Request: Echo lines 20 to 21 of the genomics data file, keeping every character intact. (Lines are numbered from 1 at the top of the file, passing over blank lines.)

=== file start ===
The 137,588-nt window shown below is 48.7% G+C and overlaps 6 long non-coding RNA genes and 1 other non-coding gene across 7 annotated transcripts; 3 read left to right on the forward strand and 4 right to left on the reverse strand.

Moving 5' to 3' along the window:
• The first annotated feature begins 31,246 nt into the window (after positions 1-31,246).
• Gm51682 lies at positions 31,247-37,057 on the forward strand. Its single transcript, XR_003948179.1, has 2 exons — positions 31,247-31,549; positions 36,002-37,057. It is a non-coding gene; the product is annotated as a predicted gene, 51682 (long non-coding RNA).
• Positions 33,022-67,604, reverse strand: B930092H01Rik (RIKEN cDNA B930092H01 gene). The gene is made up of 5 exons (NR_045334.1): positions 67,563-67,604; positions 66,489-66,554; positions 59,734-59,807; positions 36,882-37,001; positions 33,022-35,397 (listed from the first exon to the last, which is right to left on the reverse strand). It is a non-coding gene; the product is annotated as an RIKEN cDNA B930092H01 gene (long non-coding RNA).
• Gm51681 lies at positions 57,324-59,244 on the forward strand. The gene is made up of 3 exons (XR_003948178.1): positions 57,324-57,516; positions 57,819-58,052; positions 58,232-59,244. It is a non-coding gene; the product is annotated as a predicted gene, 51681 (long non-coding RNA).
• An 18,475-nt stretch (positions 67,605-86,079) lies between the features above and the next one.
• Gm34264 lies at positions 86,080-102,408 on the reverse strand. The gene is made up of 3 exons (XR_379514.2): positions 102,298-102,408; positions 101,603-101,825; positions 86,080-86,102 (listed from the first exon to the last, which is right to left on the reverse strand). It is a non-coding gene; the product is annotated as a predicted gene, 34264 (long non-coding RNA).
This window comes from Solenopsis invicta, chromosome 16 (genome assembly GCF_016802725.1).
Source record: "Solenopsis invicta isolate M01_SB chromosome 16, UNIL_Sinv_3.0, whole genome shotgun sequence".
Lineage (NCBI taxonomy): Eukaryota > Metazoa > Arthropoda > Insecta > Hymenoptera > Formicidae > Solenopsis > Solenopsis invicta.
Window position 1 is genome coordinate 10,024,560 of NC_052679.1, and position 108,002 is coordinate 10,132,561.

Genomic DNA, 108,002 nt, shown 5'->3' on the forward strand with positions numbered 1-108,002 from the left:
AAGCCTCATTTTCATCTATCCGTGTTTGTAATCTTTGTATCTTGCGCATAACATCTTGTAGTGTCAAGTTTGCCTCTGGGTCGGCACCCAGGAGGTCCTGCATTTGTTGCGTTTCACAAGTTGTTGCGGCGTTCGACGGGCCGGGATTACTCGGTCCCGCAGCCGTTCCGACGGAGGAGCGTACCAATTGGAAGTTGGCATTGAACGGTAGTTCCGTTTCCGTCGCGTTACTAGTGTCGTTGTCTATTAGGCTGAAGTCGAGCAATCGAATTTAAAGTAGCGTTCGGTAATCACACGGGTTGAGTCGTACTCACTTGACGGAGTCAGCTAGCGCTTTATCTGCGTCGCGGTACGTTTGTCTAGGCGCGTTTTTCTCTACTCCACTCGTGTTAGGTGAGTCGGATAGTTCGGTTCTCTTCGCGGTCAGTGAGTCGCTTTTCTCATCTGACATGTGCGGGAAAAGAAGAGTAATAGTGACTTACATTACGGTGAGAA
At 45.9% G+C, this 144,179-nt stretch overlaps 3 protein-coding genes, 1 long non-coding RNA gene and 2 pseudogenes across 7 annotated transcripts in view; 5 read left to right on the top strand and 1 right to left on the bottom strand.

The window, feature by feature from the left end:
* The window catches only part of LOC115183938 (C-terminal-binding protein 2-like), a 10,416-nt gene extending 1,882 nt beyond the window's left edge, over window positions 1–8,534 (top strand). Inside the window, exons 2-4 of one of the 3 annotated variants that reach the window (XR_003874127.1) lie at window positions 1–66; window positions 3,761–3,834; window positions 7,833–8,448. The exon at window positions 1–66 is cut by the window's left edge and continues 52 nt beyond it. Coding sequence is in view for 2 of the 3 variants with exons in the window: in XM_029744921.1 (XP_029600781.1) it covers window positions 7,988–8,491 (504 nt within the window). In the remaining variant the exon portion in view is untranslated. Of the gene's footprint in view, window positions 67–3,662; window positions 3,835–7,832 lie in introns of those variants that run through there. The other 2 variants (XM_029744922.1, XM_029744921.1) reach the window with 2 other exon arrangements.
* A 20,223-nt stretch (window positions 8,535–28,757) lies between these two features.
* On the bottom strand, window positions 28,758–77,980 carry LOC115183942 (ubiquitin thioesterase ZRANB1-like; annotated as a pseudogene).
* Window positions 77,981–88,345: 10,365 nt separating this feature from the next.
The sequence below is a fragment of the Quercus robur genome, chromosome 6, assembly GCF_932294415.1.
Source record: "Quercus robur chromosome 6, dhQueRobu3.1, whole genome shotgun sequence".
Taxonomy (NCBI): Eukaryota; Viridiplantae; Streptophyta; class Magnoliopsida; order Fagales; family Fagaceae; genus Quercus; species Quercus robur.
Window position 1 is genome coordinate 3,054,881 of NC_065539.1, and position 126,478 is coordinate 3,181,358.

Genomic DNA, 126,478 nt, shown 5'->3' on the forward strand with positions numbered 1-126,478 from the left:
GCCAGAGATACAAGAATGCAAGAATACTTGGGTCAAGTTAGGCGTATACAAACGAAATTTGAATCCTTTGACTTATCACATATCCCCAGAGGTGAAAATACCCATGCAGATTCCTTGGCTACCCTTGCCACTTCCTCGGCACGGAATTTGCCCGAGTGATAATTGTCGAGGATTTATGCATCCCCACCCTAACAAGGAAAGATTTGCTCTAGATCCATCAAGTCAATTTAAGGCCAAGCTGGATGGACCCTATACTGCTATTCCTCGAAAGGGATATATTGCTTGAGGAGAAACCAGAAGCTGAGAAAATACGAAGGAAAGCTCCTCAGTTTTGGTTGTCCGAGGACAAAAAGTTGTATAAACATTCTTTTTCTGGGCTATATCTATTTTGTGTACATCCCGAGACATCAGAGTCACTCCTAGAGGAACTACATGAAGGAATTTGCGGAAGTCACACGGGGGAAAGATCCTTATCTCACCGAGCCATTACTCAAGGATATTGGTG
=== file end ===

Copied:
* Window positions 77,981–88,345: 10,365 nt separating this feature from the next.
The sequence below is a fragment of the Quercus robur genome, chromosome 6, assembly GCF_932294415.1.